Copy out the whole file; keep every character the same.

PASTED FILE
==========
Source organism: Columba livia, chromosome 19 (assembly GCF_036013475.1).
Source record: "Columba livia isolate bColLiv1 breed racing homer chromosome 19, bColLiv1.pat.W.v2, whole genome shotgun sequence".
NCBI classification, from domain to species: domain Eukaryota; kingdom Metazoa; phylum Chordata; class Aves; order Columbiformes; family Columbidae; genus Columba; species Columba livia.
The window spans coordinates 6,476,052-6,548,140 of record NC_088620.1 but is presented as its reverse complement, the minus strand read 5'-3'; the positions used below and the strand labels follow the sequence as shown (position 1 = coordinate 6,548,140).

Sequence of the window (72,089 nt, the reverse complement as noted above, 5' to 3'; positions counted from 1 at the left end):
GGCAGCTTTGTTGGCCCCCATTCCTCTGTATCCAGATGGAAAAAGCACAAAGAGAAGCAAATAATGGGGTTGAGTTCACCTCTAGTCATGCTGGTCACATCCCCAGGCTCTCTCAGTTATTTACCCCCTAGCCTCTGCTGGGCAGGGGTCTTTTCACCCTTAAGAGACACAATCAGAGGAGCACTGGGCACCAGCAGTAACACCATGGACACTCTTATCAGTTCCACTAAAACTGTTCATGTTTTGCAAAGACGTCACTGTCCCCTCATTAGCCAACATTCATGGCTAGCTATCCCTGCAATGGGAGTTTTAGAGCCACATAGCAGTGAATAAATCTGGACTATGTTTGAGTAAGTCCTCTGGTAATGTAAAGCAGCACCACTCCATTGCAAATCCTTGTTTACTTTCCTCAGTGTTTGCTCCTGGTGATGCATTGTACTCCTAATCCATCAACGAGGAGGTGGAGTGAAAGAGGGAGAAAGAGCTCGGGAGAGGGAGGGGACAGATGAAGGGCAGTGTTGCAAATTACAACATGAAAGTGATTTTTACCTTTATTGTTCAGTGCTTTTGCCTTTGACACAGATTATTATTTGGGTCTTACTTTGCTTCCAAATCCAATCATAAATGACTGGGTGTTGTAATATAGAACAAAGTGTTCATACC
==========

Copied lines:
Source organism: Columba livia, chromosome 19 (assembly GCF_036013475.1).
Source record: "Columba livia isolate bColLiv1 breed racing homer chromosome 19, bColLiv1.pat.W.v2, whole genome shotgun sequence".
NCBI classification, from domain to species: domain Eukaryota; kingdom Metazoa; phylum Chordata; class Aves; order Columbiformes; family Columbidae; genus Columba; species Columba livia.
The window spans coordinates 6,476,052-6,548,140 of record NC_088620.1 but is presented as its reverse complement, the minus strand read 5'-3'; the positions used below and the strand labels follow the sequence as shown (position 1 = coordinate 6,548,140).

Sequence of the window (72,089 nt, the reverse complement as noted above, 5' to 3'; positions counted from 1 at the left end):
GGCAGCTTTGTTGGCCCCCATTCCTCTGTATCCAGATGGAAAAAGCACAAAGAGAAGCAAATAATGGGGTTGAGTTCACCTCTAGTCATGCTGGTCACATCCCCAGGCTCTCTCAGTTATTTACCCCCTAGCCTCTGCTGGGCAGGGGTCTTTTCACCCTTAAGAGACACAATCAGAGGAGCACTGGGCACCAGCAGTAACACCATGGACACTCTTATCAGTTCCACTAAAACTGTTCATGTTTTGCAAAGACGTCACTGTCCCCTCATTAGCCAACATTCATGGCTAGCTATCCCTGCAATGGGAGTTTTAGAGCCACATAGCAGTGAATAAATCTGGACTATGTTTGAGTAAGTCCTCTGGTAATGTAAAGCAGCACCACTCCATTGCAAATCCTTGTTTACTTTCCTCAGTGTTTGCTCCTGGTGATGCATTGTACTCCTAATCCATCAACGAGGAGGTGGAGTGAAAGAGGGAGAAAGAGCTCGGGAGAGGGAGGGGACAGATGAAGGGCAGTGTTGCAAATTACAACATGAAAGTGATTTTTACCTTTATTGTTCAGTGCTTTTGCCTTTGACACAGATTATTATTTGGGTCTTACTTTGCTTCCAAATCCAATCATAAATGACTGGGTGTTGTAATATAGAACAAAGTGTTCATACC